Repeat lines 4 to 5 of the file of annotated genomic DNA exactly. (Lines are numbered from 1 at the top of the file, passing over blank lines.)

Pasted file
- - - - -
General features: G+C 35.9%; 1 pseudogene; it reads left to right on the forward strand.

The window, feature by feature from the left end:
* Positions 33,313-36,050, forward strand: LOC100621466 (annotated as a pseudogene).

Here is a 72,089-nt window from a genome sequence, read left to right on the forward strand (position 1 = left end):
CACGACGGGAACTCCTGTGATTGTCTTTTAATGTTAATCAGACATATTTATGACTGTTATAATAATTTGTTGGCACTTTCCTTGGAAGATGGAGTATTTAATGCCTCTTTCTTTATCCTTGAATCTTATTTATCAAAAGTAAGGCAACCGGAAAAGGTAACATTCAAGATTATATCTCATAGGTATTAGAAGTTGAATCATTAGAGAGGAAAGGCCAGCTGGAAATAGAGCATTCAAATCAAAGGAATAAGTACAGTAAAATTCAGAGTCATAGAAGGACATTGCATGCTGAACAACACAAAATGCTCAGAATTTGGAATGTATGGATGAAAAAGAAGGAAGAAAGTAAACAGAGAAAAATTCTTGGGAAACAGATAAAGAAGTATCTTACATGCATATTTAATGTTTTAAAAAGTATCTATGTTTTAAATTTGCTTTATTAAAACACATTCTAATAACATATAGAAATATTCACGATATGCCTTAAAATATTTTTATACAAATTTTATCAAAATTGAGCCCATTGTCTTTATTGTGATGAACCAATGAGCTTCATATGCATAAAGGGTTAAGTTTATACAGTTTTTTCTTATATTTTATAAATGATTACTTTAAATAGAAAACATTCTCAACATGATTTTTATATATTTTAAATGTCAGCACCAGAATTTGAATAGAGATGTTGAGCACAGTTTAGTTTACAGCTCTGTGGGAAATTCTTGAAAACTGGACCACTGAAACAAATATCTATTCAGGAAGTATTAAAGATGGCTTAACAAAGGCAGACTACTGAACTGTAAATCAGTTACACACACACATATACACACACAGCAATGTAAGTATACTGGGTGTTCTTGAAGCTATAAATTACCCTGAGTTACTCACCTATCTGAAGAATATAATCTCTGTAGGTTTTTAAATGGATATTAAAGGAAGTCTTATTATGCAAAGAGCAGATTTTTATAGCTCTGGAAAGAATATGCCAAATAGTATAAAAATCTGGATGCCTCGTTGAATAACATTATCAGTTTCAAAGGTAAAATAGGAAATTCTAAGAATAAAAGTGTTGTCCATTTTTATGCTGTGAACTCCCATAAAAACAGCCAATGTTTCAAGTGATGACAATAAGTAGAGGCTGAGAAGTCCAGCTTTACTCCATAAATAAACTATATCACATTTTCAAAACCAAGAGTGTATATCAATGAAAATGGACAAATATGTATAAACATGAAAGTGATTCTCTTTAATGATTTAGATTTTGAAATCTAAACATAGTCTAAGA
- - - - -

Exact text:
Here is a 72,089-nt window from a genome sequence, read left to right on the forward strand (position 1 = left end):
CACGACGGGAACTCCTGTGATTGTCTTTTAATGTTAATCAGACATATTTATGACTGTTATAATAATTTGTTGGCACTTTCCTTGGAAGATGGAGTATTTAATGCCTCTTTCTTTATCCTTGAATCTTATTTATCAAAAGTAAGGCAACCGGAAAAGGTAACATTCAAGATTATATCTCATAGGTATTAGAAGTTGAATCATTAGAGAGGAAAGGCCAGCTGGAAATAGAGCATTCAAATCAAAGGAATAAGTACAGTAAAATTCAGAGTCATAGAAGGACATTGCATGCTGAACAACACAAAATGCTCAGAATTTGGAATGTATGGATGAAAAAGAAGGAAGAAAGTAAACAGAGAAAAATTCTTGGGAAACAGATAAAGAAGTATCTTACATGCATATTTAATGTTTTAAAAAGTATCTATGTTTTAAATTTGCTTTATTAAAACACATTCTAATAACATATAGAAATATTCACGATATGCCTTAAAATATTTTTATACAAATTTTATCAAAATTGAGCCCATTGTCTTTATTGTGATGAACCAATGAGCTTCATATGCATAAAGGGTTAAGTTTATACAGTTTTTTCTTATATTTTATAAATGATTACTTTAAATAGAAAACATTCTCAACATGATTTTTATATATTTTAAATGTCAGCACCAGAATTTGAATAGAGATGTTGAGCACAGTTTAGTTTACAGCTCTGTGGGAAATTCTTGAAAACTGGACCACTGAAACAAATATCTATTCAGGAAGTATTAAAGATGGCTTAACAAAGGCAGACTACTGAACTGTAAATCAGTTACACACACACATATACACACACAGCAATGTAAGTATACTGGGTGTTCTTGAAGCTATAAATTACCCTGAGTTACTCACCTATCTGAAGAATATAATCTCTGTAGGTTTTTAAATGGATATTAAAGGAAGTCTTATTATGCAAAGAGCAGATTTTTATAGCTCTGGAAAGAATATGCCAAATAGTATAAAAATCTGGATGCCTCGTTGAATAACATTATCAGTTTCAAAGGTAAAATAGGAAATTCTAAGAATAAAAGTGTTGTCCATTTTTATGCTGTGAACTCCCATAAAAACAGCCAATGTTTCAAGTGATGACAATAAGTAGAGGCTGAGAAGTCCAGCTTTACTCCATAAATAAACTATATCACATTTTCAAAACCAAGAGTGTATATCAATGAAAATGGACAAATATGTATAAACATGAAAGTGATTCTCTTTAATGATTTAGATTTTGAAATCTAAACATAGTCTAAGA